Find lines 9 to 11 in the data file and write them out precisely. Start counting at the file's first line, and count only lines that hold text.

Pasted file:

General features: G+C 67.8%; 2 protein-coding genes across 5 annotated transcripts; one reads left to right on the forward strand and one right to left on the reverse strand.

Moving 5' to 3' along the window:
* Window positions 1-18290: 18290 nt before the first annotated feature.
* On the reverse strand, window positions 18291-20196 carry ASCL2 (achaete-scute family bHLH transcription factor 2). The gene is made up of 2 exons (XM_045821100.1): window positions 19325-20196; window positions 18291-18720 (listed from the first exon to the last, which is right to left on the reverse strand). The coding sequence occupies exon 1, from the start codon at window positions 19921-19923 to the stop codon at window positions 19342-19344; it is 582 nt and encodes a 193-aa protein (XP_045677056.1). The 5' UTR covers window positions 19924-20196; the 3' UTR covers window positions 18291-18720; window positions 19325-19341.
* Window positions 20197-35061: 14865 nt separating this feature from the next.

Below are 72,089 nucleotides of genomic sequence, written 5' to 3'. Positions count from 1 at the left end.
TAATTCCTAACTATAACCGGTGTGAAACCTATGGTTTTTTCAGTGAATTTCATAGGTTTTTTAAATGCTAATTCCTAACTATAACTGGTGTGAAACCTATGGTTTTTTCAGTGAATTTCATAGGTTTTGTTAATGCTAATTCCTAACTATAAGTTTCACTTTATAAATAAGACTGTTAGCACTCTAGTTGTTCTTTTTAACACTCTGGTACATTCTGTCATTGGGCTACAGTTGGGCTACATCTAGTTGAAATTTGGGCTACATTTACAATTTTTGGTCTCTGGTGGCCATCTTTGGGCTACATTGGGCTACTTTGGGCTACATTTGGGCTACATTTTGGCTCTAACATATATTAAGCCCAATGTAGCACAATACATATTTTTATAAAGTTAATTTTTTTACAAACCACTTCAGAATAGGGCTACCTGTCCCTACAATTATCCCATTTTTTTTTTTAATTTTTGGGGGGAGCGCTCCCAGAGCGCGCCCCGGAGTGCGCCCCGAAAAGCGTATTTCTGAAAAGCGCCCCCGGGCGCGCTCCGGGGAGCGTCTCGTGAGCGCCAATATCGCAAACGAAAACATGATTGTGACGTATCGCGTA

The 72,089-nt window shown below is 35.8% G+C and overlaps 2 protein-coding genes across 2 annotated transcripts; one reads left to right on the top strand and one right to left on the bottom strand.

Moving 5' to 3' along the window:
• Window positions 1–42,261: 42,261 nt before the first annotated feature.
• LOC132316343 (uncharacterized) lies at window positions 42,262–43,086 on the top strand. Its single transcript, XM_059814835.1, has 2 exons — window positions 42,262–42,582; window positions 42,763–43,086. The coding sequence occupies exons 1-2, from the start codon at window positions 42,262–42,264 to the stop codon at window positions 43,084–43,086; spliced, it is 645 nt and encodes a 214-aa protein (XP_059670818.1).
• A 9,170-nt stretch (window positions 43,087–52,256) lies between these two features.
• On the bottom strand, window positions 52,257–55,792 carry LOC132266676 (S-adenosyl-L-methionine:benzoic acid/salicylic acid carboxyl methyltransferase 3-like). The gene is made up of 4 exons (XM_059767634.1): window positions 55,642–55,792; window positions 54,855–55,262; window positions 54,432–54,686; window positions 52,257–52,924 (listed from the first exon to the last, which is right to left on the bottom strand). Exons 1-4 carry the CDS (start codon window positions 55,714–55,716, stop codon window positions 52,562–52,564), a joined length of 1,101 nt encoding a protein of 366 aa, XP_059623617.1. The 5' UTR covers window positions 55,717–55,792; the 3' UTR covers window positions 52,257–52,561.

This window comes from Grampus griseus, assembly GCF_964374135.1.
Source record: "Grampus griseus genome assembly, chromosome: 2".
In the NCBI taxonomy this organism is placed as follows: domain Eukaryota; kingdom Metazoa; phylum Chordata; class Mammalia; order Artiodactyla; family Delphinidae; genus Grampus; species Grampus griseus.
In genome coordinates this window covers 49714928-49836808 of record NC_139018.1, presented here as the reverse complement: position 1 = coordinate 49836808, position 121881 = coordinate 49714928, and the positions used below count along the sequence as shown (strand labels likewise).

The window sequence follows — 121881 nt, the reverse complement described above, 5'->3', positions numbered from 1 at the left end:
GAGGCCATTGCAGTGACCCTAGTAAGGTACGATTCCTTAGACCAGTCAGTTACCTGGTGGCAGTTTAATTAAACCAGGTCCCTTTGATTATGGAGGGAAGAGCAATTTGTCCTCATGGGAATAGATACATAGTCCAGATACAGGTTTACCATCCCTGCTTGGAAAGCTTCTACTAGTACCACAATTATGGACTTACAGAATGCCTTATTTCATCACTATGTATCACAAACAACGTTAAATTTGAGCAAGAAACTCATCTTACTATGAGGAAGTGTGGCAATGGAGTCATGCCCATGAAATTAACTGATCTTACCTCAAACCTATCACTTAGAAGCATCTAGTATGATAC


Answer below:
Moving 5' to 3' along the window:
• Window positions 1–42,261: 42,261 nt before the first annotated feature.
• LOC132316343 (uncharacterized) lies at window positions 42,262–43,086 on the top strand. Its single transcript, XM_059814835.1, has 2 exons — window positions 42,262–42,582; window positions 42,763–43,086. The coding sequence occupies exons 1-2, from the start codon at window positions 42,262–42,264 to the stop codon at window positions 43,084–43,086; spliced, it is 645 nt and encodes a 214-aa protein (XP_059670818.1).